Big names in the UK telecoms industry urged the government to push on with plans to allocate funding for rural high-speed broadband rollout, despite questionable demand.
“Get in with it,” urged Openreach CEO Clive Selley, at the Connected Britain online event this week. He was referring to the government’s commitment, unveiled earlier this year, to providing £5 billion in funding for the deployment of Gigabit-capable broadband in hard-to-reach areas. The state needs to make some decisions on how the funding will be allocated and put it out to tender, Selley noted.
“Lay out the scheme really quickly because every week that goes by we’re a week closer to 2025,” he said. “Everyone will play if the conditions are right,” he added. “Work with us, but go fast. 2025 is coming.”
Earlier this week Digital Infrastructure Minister Matt Warman waxed lyrical about the planned £5 billion investment, but clammed up when pressed for further details, insisting the government is “working on it.” He shared only that there will be contracts of varying sizes; “It will be a flexible system,” he said.
Prime Minister Boris Johnson famously pledged to roll out full fibre nationwide in the UK by 2025 when campaigning for his party’s leadership last year, but since taking office has somewhat diluted that plan and now targets Gigabit-capable broadband nationwide, which could be delivered using cable or wireless, as well as fibre.
That approach is not finding favour with everyone. The government is “watering down an ambition,” insisted CityFibre CEO Greg Mesch, who, unsurprisingly, believes full fibre is the only way to build a world-class infrastructure in the UK.
But the burning question is whether or not customers really want or need fibre-to-the-premises. Demand for reliable high-speed connectivity intensified as a result of the Covid-19 lockdown period earlier this year, but take-up is still not stellar.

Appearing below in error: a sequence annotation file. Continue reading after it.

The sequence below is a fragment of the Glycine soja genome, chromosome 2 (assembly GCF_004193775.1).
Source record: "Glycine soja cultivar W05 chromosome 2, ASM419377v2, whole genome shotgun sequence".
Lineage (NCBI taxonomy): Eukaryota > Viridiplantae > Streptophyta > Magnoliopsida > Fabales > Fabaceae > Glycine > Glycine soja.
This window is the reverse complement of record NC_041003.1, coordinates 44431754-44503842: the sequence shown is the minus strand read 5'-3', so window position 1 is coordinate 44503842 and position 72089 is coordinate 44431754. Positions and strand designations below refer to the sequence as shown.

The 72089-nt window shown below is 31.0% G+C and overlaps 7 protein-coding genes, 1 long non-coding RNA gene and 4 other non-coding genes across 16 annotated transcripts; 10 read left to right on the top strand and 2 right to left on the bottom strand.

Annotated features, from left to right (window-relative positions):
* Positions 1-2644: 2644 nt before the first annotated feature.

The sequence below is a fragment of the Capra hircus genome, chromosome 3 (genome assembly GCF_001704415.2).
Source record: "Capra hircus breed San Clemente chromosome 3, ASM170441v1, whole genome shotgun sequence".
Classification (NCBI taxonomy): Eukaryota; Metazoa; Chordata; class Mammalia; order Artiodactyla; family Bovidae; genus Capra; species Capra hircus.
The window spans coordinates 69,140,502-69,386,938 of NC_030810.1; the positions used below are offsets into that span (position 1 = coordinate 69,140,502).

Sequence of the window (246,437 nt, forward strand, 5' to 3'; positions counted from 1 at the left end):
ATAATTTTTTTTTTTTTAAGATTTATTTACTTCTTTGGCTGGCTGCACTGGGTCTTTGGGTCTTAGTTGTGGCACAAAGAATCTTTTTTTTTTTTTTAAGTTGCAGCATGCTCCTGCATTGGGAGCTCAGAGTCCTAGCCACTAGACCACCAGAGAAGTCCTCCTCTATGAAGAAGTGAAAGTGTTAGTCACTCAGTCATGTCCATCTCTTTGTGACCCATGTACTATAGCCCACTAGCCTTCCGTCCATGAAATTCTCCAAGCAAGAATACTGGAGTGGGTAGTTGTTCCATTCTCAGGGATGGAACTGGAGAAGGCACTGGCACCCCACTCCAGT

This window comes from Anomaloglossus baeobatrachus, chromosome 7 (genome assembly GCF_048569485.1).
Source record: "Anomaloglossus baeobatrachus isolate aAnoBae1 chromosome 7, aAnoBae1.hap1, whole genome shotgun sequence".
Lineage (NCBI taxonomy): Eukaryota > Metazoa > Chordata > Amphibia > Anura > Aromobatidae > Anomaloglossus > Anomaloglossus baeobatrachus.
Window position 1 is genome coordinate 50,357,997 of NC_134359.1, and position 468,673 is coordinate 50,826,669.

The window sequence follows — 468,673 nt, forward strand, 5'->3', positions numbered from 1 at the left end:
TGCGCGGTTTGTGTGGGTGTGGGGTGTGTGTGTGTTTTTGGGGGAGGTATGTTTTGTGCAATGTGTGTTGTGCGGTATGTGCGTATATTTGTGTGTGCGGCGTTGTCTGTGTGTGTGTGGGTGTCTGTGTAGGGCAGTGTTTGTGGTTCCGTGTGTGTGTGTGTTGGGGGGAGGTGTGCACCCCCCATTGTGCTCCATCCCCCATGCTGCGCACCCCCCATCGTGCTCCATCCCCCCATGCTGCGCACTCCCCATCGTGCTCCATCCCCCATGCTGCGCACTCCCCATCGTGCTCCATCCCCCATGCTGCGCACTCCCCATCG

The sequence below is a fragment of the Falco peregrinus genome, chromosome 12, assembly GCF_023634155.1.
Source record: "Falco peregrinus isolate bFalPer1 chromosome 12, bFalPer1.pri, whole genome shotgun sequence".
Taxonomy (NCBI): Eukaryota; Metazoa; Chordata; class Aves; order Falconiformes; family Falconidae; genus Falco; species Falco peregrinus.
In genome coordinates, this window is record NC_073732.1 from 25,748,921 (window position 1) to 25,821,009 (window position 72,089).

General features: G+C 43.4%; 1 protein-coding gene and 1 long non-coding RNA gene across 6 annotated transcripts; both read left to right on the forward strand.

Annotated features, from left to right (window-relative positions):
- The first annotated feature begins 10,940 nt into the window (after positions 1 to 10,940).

“We’re cracking on with the build,” Selley said, adding that by the end of the current quarter Openreach will have passed 3.5 million homes with full fibre and has 650,000 live connections. “Since the unlock on Covid…orders have accelerated really significantly,” with retail ISPs working hard on sales and marketing initiatives for fibre broadband.
Indeed, TalkTalk chief executive Tristia Harrison urged the wider industry to “focus on migration incentives,” noting that for full fibre to truly take off it needs to be affordable for consumers, while similarly retailers require affordable wholesale agreements.
“Are consumers prepared to pay a little bit more for fibre? I would say, yes, they are,” she said. “It’s not going to be a huge premium though.”
The government, regulators and the sector itself need to think about the likely forthcoming economic contraction, because the concepts of levelling up the market and extending full fibre to uneconomic areas, “could be at odds with each other,” she warned. Fibre needs to be affordable for the vast majority of people, “and I think there’s more government can do on that.”
Fibre uptake is not just about affordability though, there remains another hurdle around awareness. The Covid-19 pandemic is encouraging people to think about ordering high-speed connections, but “we need to eliminate the false advertising of fibre,” said CityFibre’s Mesch. “Consumers are coming out in the streets and telling us, as we build, ‘don’t dig up my street because I already have fibre.’”
Ofcom and the government need to look at changing the Advertising Standards Authority’s stance on how fibre broadband services are marketed, Mesch insisted. Last year CityFibre lost a bid to prevent retail ISPs from using the term ‘fibre’ to describe fibre-to-the-cabinet services, where the last mile is old school copper; the ASA ruled that such advertising would not mislead consumers. Clearly CityFibre did not – and still does not – agree.
“[This is] damaging everyone’s business case for fibre,” Mesch said.
But maybe most consumers really don’t need anything faster than FTTC. Data usage on the CityFibre network hiked by almost 50% virtually overnight in March, as a result of lockdown, and still the network was at just 2% capacity, Mesch said. “We didn’t even blink, during Covid…there was no stress whatsoever on the network.”
While that clearly demonstrates, as Mesch intended, that CityFibre is deploying robust, high-speed infrastructure, it also suggests that consumers just do not need this capacity…yet. Of course, CityFibre is building what Mesch describes as “a platform for the next generation, for the next 100 years,” but maybe now ‘Gigabit-capable’ is more than satisfactory for most people. Provided the government gets a shift on and allocates that £5 billion in funding.